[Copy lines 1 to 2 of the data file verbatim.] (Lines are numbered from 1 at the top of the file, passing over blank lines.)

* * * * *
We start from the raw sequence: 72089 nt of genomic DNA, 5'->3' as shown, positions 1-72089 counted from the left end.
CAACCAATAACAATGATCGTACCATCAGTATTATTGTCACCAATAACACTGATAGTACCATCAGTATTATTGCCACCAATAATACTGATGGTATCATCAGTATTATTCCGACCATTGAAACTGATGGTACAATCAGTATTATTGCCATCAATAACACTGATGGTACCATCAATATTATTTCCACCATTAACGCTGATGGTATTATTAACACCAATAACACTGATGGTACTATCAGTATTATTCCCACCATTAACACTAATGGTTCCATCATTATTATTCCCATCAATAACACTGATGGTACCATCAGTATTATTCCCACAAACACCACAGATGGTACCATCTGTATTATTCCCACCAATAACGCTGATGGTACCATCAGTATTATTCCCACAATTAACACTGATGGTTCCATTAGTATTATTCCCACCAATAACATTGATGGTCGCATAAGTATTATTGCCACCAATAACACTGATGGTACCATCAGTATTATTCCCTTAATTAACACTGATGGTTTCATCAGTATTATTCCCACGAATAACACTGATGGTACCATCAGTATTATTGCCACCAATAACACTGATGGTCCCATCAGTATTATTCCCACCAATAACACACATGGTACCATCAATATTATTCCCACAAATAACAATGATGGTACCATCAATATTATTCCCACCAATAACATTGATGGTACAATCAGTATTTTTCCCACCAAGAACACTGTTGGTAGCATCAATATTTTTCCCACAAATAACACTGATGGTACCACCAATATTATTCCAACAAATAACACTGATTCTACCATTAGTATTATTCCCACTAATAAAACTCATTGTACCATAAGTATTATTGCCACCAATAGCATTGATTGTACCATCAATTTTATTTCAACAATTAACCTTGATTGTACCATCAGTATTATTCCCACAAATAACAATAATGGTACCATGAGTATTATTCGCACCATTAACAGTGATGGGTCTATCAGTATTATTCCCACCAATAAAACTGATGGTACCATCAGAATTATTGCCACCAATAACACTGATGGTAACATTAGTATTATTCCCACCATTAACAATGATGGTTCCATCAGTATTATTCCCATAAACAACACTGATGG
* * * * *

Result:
We start from the raw sequence: 72089 nt of genomic DNA, 5'->3' as shown, positions 1-72089 counted from the left end.
CAACCAATAACAATGATCGTACCATCAGTATTATTGTCACCAATAACACTGATAGTACCATCAGTATTATTGCCACCAATAATACTGATGGTATCATCAGTATTATTCCGACCATTGAAACTGATGGTACAATCAGTATTATTGCCATCAATAACACTGATGGTACCATCAATATTATTTCCACCATTAACGCTGATGGTATTATTAACACCAATAACACTGATGGTACTATCAGTATTATTCCCACCATTAACACTAATGGTTCCATCATTATTATTCCCATCAATAACACTGATGGTACCATCAGTATTATTCCCACAAACACCACAGATGGTACCATCTGTATTATTCCCACCAATAACGCTGATGGTACCATCAGTATTATTCCCACAATTAACACTGATGGTTCCATTAGTATTATTCCCACCAATAACATTGATGGTCGCATAAGTATTATTGCCACCAATAACACTGATGGTACCATCAGTATTATTCCCTTAATTAACACTGATGGTTTCATCAGTATTATTCCCACGAATAACACTGATGGTACCATCAGTATTATTGCCACCAATAACACTGATGGTCCCATCAGTATTATTCCCACCAATAACACACATGGTACCATCAATATTATTCCCACAAATAACAATGATGGTACCATCAATATTATTCCCACCAATAACATTGATGGTACAATCAGTATTTTTCCCACCAAGAACACTGTTGGTAGCATCAATATTTTTCCCACAAATAACACTGATGGTACCACCAATATTATTCCAACAAATAACACTGATTCTACCATTAGTATTATTCCCACTAATAAAACTCATTGTACCATAAGTATTATTGCCACCAATAGCATTGATTGTACCATCAATTTTATTTCAACAATTAACCTTGATTGTACCATCAGTATTATTCCCACAAATAACAATAATGGTACCATGAGTATTATTCGCACCATTAACAGTGATGGGTCTATCAGTATTATTCCCACCAATAAAACTGATGGTACCATCAGAATTATTGCCACCAATAACACTGATGGTAACATTAGTATTATTCCCACCATTAACAATGATGGTTCCATCAGTATTATTCCCATAAACAACACTGATGG